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Capitol Quotes: August 19, 2011

“That visit may have fueled a fire, so to speak, and it may have sent a false perception of what could be or not be.” — Florence Town Councilwoman Vallarie Woolridge, on Gov. Brewer’s Aug. 2 trip to Florence to meet with executives of a company that hopes to build a copper mine in town.

“I’m trying my very best, and as a legislator you can imagine how difficult this is, to keep my mouth shut.” — Rep. Tom Forese discussing his tour of colleges and universities around the state to learn about the higher education system from school leaders.

“Maybe it’s just because lobbyists have a bad name. I don’t think we’re such bad people.” — Lobbyist Mike Gardner on why the Goldwater Institute doesn’t want to register its analysts as lobbyists.

“I’m not sure if an elected position is the right thing for me. But a lot of people have been encouraging me.” — Former Surgeon General Richard Carmona, on a possible run for the U.S. Senate as a Democrat.

“I call it Arizona’s largest gated community.” — Lobbyist Chuck Coughlin, referring to Florence, which is home to a state prison and Arizona’s death row.

“We do not have an illegal immigration problem. What we have is we have a welfare state problem. We need to get rid of the welfare state and any and all of the various complaints people have that they blame on illegal immigration will disappear.” — Libertarian Michael Kielsky, who has submitted paperwork to run in the LD18 recall election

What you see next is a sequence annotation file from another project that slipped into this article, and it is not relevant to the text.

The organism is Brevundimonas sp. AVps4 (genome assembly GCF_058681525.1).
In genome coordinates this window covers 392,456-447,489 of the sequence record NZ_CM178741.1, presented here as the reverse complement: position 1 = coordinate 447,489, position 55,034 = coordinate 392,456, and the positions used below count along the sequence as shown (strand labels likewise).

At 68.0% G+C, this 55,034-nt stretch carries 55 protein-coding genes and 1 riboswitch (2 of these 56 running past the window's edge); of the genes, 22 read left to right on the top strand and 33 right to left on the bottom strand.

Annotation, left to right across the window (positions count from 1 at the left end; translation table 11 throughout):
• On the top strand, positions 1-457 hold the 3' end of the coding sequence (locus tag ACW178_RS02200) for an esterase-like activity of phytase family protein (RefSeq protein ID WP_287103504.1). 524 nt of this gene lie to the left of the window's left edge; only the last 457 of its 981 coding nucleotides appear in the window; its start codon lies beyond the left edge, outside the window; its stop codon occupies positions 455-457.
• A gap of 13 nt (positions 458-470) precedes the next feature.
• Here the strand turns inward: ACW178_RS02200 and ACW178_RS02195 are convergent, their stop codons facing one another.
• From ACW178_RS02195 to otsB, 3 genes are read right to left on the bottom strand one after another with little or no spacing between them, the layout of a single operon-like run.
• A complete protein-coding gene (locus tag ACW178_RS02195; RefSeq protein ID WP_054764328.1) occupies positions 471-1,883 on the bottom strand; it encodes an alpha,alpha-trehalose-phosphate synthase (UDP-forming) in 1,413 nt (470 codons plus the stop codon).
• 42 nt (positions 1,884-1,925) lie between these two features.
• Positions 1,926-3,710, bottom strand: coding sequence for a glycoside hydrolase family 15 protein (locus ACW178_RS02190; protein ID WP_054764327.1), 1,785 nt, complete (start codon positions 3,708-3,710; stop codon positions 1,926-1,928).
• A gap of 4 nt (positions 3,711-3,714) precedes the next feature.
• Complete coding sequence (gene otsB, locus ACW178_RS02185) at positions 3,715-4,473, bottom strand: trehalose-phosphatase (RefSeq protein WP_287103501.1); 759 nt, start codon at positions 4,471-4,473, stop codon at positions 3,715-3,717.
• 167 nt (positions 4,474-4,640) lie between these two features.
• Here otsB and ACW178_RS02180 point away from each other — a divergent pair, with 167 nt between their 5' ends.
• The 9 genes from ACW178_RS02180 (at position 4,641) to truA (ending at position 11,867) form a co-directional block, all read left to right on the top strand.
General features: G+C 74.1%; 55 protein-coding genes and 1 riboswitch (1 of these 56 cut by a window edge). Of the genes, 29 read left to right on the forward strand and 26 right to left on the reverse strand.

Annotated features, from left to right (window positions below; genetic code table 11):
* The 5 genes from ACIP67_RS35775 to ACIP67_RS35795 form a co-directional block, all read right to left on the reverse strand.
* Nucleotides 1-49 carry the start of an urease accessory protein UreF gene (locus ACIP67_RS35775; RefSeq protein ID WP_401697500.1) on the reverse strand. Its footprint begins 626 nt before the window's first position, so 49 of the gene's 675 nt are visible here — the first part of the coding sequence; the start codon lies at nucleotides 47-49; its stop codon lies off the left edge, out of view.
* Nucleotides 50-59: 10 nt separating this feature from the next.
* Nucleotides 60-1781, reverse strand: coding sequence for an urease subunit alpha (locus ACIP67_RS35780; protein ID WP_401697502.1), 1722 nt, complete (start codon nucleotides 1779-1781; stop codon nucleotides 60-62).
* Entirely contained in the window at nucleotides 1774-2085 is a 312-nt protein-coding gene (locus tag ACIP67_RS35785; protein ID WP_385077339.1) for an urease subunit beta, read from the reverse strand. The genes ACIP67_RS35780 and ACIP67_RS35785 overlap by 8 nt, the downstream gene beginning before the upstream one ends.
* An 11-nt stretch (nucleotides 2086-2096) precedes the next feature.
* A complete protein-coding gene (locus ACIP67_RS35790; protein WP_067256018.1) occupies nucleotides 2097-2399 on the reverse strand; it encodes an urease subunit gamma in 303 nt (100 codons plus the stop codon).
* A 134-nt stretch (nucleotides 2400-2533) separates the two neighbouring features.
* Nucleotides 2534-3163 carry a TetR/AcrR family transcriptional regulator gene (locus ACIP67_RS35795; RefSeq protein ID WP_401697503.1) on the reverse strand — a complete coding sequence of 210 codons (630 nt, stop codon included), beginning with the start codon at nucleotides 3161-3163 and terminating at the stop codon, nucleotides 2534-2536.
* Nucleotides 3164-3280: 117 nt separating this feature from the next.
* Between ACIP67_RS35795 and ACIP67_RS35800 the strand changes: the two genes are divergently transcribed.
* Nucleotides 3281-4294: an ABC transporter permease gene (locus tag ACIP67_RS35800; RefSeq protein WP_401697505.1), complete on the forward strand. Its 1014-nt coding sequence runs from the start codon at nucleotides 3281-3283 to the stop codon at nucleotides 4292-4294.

“There’s not a stalemate, there’s just a conversation.” — Goldwater Institute President and CEO Darcy Olson, on the back-and-forth between the watchdog group and the Secretary of State’s office about registering more lobbyists.

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These members of the Martin Gold family are standing in front of the first large steam engine and threshing machine in the Phoenix area. They are, from left, Martin Gold; his daughter, Rose; an unidentified farmhand; Gold’s daughter, Helen; Dave Martinez; an unidentified young woman; and Gold’s stepson, Ulysses Schofield. The photograph was taken during the harvest in July 1914. Gold brought the first steam thresher to Phoenix.

Martin Gold, Phoenix pioneer (access required)

By all accounts, Martin Gold was a humble and hard-working man. He was popular among the immigrant community, especially the Mexicans—who called him Don Martin—because of his facility with languages.